Business Times

Ethnic strife and good governance – lessons from Singapore

By Dulip Jayawardena

With the end of the war, we should now focus on development attaining economic prosperity and social harmony. To this end the political leadership should emulate Singapore which was propelled from the Third World to the First World within a period of 35 years since independence (1965- 2000). A book written by Lee Kuan Yew the founding father of modern Singapore titled ‘From the Third World to the First’ will provide a lot of inspiration and guidance to the Rajapaksa government in its determination to make Sri Lanka the wonder of Asia.

It must be stressed that the success of Singapore was due to three basic principles of good governance: (1) Stability and cohesion in society, (2) A cultural drive to achieve a thrifty, hard working people always investing in the future with high savingsfor a rainy day and the next generation, and (3) A great reverence for education and knowledge.

I shall now delve into the past history of Sri Lanka and what went wrong during the 62 years since independence in 1948 to present day. There are various reasons for the origin of ethnic strife in Sri Lanka and most of the political analysts attribute it to the Sinhala only policy since 1956. It is a fact the minorities, especially the Tamils, felt discriminated with this language policy as they were disqualified to apply for employment in the state sector. Discrimination of minorities also was seen in education, especially in admission to universities. This gave rise to the evolution of minority political parties who wanted to fight for their basic rights and also to identify the areas in the north and the east of Sri Lanka as their traditional homelands.

Some Tamil political parties also advocated their right for self determination. Most of these political changes gave rise to tension among the Sinhalese and Tamils and this resulted in the Tamil youth taking to arms to fight the government in 1983. The events that took place in Black July led to the internationalization of our ethnic war and the sympathies were with the Tamils who were given refugee status to prevent what was identified as prosecution due to race and ethnic cleansing.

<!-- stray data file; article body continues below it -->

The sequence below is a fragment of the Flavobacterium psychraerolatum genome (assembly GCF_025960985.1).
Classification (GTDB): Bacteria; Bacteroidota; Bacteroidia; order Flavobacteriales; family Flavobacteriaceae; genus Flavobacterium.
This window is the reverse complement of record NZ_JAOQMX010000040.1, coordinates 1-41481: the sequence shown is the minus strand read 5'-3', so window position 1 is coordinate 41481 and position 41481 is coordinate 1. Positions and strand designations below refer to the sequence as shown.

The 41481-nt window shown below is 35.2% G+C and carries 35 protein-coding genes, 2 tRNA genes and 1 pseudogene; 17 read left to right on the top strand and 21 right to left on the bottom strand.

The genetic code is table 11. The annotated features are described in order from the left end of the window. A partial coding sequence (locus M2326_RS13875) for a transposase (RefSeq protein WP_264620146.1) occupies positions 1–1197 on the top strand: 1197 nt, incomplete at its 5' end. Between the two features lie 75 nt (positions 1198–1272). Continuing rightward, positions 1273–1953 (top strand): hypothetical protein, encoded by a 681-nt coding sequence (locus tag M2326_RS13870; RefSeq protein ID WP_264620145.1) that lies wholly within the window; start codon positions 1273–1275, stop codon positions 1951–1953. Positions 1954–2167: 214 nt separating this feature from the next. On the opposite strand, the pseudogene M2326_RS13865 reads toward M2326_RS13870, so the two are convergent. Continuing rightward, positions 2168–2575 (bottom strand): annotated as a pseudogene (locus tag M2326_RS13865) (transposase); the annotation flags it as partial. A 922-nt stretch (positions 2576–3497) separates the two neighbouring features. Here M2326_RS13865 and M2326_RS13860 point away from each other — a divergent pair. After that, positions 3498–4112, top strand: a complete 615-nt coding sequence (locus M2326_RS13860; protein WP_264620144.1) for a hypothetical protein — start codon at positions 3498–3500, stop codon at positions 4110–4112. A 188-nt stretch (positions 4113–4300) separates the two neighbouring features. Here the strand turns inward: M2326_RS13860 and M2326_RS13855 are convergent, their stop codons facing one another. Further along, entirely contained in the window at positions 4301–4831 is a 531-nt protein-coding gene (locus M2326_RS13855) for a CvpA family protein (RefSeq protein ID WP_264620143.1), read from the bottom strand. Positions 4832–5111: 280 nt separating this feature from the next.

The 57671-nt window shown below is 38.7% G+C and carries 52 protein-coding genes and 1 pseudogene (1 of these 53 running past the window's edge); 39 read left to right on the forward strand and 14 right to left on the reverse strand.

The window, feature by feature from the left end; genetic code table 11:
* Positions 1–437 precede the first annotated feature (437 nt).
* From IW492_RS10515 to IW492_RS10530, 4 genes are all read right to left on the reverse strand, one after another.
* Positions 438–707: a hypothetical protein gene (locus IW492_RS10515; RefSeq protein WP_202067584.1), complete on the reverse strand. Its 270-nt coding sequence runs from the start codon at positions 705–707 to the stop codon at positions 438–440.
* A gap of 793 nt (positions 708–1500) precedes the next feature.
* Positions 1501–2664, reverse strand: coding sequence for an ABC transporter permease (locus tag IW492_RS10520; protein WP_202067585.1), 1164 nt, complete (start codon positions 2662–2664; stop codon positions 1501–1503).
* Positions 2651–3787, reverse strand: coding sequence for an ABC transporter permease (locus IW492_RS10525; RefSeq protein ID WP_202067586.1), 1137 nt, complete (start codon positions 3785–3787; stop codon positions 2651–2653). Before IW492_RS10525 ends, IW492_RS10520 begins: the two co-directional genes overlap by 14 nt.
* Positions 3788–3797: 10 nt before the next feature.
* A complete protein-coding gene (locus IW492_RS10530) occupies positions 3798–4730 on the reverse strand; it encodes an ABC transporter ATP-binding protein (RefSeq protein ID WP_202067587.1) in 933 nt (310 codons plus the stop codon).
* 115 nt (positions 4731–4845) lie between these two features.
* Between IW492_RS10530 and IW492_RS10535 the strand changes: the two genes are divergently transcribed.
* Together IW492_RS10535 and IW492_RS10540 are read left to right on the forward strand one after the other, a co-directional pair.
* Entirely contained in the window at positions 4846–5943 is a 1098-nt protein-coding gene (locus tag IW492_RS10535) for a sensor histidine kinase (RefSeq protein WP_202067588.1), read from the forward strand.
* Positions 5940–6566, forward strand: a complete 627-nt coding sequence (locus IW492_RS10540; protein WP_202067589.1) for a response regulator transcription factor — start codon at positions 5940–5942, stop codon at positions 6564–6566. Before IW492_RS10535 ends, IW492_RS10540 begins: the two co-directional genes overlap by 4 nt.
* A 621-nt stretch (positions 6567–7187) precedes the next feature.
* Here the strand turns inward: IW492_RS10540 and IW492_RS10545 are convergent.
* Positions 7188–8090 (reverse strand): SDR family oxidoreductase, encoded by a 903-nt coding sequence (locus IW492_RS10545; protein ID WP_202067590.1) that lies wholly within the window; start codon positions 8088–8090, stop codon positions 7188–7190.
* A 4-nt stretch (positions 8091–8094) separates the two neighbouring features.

This was the beginning of the build up of the strong Tamil Diaspora in the west which was a formidable force that could influence western countries to bring economic sanctions against Sri Lanka. It is also known that the Tamil Diaspora funded the civil war led by the LTTE. It must be realized that due to the absence of political foresight we have gone through a period of turmoil.

Good, Clean Governance
A firm commitment to good clean governance should be the core of any government which should eschew corruption. In a recent Transparency International survey Singapore was ranked as the third least corrupt nation after New Zealand and Denmark. We should endeavour to at least come 10th in this list if we are to attempt to be a wonder of Asia. Singapore’s efforts to weed out corruption took about 50 years!

It must be stressed that a clean government makes its decisions in the public interest. It is a beacon of confidence to investors who know that the rules of the game are laid down in law and more importantly adhered to. They cannot be changed arbitrarily based on personal favours or relationships. In the absence of good governance people question the fundamental integrity of the system as what happened in Sri Lanka when the finance companies collapsed in 2008 due to the laxity of regulatory controls. It is important that such arrangements are in place in Sri Lanka if more foreign investment is envisaged in the future.